What Is Blue Light Skincare (And Is It Necessary)?
It’s no secret that spending long hours in front of a screen glowing with blue light can take a toll on your body, causing eye strain, difficulty concentrating, and more. But what a lot of people don’t know, is that blue light exposure can have negative effects on your skin as well.
Let’s take a look into what blue light really is in today’s digital age, how it affects the appearance of your skin, and which skincare ingredients can help reverse the effects. If you’re looking to formulate blue light skincare (or just want to know the best options out there), you’ll want to stay tuned!
What Is Blue Light?
You may remember the acronym “ROY G BIV” from elementary school (to jog your memory: red, orange, yellow, green, blue, indigo, violet). Well, that knowledge will come in handy today. These colors make up the visible light spectrum. Each color on the spectrum has a different wavelength and energy level. Blue is the shortest wavelength and is also the closest to ultraviolet (UV) light which we know causes skin aging.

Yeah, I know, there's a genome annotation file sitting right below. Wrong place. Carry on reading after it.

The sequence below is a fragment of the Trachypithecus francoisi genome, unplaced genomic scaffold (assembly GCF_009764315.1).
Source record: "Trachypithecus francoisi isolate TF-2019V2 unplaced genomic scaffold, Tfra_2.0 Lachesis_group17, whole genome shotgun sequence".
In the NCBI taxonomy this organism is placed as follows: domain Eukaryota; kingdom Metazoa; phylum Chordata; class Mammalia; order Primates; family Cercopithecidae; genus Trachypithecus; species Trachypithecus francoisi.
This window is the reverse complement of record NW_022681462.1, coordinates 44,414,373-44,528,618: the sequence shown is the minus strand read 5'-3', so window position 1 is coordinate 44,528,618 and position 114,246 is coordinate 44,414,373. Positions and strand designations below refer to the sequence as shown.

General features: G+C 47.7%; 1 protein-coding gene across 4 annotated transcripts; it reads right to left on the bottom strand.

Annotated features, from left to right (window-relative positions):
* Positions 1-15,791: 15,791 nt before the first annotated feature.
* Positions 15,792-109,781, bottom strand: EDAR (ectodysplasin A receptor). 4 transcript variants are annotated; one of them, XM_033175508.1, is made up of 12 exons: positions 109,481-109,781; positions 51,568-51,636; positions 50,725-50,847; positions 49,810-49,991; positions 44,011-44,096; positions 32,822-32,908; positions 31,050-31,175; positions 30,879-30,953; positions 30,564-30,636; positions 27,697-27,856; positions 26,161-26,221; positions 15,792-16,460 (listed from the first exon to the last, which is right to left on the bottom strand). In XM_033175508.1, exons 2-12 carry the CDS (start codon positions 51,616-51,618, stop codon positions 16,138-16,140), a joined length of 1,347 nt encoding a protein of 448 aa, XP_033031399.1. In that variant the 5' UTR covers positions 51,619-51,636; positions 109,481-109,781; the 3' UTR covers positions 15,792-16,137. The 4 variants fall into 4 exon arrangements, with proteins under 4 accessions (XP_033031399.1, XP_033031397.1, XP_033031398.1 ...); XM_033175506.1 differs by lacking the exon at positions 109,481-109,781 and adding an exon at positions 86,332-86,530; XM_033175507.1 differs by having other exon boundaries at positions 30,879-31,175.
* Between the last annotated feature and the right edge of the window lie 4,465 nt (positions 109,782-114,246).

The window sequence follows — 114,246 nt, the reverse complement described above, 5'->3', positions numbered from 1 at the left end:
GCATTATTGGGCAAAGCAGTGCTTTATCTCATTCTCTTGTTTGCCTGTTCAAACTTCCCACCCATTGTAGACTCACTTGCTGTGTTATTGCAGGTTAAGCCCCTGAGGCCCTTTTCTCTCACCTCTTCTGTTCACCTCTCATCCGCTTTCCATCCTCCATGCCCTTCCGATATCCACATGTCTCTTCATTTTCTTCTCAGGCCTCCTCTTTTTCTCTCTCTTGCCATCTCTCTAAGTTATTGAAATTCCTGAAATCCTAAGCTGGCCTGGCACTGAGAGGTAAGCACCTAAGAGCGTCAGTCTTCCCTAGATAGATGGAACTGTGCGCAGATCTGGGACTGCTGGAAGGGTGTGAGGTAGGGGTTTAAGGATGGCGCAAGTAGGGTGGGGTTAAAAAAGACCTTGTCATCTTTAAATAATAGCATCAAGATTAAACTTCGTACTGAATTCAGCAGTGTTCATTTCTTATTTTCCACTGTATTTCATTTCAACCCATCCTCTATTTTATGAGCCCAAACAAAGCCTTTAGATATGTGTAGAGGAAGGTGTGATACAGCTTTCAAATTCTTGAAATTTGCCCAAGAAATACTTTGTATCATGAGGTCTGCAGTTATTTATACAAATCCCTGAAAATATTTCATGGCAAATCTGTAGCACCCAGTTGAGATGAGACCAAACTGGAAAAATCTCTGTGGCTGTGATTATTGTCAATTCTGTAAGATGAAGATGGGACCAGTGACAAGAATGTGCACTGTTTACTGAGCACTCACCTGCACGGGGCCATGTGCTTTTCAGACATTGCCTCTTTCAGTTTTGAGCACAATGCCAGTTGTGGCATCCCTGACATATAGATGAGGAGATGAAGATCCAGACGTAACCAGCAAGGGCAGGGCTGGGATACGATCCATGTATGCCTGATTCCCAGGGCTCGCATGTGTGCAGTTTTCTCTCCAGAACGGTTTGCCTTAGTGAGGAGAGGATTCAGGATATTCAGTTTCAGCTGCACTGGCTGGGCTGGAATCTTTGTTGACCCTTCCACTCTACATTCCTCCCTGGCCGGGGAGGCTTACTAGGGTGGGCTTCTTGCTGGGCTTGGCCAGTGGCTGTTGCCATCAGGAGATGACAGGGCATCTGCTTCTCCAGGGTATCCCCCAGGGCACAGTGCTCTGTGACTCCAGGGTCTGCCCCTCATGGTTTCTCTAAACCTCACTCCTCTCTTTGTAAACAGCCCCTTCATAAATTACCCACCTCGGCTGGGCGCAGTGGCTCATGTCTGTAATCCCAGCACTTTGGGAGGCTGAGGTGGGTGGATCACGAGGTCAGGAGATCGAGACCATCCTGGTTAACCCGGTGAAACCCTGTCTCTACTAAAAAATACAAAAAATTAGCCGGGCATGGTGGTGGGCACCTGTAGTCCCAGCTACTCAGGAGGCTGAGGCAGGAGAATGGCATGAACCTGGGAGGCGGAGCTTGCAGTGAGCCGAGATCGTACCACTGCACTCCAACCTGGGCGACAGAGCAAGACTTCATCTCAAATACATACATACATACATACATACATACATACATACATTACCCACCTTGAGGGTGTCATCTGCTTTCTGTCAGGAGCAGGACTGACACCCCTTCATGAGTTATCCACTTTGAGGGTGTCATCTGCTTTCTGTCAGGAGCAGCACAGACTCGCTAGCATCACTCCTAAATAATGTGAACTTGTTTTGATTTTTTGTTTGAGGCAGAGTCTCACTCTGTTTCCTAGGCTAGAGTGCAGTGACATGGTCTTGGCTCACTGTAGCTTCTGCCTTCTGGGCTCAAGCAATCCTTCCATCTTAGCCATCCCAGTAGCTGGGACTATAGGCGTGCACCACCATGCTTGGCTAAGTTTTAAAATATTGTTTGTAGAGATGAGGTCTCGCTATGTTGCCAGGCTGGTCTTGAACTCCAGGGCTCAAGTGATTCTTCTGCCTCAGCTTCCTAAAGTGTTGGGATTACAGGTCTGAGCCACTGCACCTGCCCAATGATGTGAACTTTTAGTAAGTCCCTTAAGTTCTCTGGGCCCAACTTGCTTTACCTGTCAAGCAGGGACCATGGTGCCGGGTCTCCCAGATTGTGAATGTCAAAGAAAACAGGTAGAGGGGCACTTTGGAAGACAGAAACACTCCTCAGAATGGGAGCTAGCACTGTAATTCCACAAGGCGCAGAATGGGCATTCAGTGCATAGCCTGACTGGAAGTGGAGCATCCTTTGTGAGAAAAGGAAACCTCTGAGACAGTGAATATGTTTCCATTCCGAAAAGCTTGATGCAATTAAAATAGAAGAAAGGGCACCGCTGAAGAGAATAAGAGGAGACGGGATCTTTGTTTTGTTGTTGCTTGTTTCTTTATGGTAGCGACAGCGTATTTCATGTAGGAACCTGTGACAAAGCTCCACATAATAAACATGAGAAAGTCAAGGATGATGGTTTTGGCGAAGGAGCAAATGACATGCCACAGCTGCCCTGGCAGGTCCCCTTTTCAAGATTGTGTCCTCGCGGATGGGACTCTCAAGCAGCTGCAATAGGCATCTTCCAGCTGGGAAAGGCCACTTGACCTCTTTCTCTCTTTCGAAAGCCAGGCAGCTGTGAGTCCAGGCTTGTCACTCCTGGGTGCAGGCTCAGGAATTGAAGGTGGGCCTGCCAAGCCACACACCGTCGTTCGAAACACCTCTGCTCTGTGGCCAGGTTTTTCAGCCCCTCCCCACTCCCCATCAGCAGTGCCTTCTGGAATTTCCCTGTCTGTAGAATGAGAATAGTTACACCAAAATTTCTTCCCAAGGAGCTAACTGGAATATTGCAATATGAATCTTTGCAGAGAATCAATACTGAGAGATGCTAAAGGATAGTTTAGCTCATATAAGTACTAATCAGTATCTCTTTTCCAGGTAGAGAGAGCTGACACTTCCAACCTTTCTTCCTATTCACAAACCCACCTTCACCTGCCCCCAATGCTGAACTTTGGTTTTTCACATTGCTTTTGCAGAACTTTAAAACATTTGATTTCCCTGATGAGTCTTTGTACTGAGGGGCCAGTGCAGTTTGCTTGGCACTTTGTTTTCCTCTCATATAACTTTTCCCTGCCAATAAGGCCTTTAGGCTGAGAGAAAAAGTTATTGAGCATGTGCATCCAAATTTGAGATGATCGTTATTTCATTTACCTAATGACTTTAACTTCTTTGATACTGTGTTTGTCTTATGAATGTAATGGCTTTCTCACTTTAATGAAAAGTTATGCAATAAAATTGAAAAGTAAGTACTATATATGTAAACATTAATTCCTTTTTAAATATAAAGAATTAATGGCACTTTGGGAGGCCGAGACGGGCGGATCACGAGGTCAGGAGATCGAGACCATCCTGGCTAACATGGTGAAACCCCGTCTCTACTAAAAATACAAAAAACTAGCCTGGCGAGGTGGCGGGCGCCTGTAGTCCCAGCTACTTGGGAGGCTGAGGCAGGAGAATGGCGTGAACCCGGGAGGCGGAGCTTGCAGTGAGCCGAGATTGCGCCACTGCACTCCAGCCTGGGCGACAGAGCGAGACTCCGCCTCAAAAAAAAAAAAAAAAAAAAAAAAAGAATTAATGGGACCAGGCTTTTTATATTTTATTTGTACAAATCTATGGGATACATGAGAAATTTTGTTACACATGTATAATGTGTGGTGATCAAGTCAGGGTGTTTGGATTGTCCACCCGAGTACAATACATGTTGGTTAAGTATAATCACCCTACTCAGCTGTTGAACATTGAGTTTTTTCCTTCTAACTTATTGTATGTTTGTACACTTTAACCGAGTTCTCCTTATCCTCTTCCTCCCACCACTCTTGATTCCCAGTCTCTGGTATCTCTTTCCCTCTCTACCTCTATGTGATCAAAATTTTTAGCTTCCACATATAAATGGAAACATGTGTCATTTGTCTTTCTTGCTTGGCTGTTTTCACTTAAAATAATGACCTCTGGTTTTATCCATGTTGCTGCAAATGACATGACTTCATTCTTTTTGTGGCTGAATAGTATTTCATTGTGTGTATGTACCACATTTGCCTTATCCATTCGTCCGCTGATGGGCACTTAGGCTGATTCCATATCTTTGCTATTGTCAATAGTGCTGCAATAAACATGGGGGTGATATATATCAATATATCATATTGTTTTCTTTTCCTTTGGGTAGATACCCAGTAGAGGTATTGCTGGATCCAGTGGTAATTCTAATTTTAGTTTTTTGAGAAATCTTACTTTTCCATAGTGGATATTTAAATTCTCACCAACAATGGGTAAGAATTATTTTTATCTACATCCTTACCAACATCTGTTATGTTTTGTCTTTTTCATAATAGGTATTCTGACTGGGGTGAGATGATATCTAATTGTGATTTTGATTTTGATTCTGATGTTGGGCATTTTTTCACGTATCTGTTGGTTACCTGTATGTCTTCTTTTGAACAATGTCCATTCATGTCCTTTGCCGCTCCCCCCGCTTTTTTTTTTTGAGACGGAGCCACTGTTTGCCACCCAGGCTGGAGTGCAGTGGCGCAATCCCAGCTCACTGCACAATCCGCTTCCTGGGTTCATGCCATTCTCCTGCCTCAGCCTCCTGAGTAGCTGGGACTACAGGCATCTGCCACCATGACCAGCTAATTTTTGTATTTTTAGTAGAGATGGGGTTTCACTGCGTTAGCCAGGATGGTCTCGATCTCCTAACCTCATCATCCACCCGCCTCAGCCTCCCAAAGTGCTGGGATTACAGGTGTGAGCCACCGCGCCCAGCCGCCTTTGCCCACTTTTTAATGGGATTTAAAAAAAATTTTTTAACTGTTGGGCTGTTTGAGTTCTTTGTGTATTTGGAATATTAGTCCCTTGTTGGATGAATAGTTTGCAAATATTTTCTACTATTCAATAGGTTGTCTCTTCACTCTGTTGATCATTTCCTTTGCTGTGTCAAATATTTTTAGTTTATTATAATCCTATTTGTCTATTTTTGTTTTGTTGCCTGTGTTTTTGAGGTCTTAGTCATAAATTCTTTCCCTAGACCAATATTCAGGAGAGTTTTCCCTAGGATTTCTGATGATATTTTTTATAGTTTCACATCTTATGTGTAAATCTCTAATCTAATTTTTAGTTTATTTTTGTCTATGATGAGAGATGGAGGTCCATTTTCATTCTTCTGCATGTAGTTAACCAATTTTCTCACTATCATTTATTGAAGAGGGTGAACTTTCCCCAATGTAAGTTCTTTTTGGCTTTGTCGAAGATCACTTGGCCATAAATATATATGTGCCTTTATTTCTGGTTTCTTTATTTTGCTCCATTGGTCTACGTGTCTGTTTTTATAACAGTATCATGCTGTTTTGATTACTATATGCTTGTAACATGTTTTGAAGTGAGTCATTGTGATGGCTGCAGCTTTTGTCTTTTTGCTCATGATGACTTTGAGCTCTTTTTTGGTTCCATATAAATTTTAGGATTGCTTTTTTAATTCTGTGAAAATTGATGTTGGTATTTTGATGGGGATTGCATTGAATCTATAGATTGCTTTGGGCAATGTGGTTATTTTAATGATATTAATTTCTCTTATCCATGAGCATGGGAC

Sources Of Blue Light
How does it affect your skin in everyday life? Let’s take a deeper look.
- Sunlight: This range of light that we can see produces what we know as “white light” or most commonly known as “visible sunlight”.
- Lighting: As for man-made blue light sources, those include fluorescent and LED lighting as well as flat-screen televisions.
- Screens: Did you know that some smartphone users spend 4 hours and 30 minutes per day on their devices? The display screens of smartphones, as well as laptops and tablets, emit significant amounts of blue light.
How Does Blue Light Affect Your Skin?
Most of us already have a firm grasp on the fact that ultraviolet (UV) light is damaging to the skin. In fact, it’s the main cause of photoaging and premature aging of the skin (think: wrinkles, fine lines, hyperpigmentation, loss of elasticity, and more), as well as skin cancer.
Blue light and its effects on the skin aren’t as well documented as its UV counterpart. However, research shows that blue light exposure can lead to oxidative stress in the skin. This oxidative stress is what accelerates collagen breakdown, which then leads to fine lines and wrinkles. It may also be responsible for triggering some pigmentary conditions in the skin, such as melasma.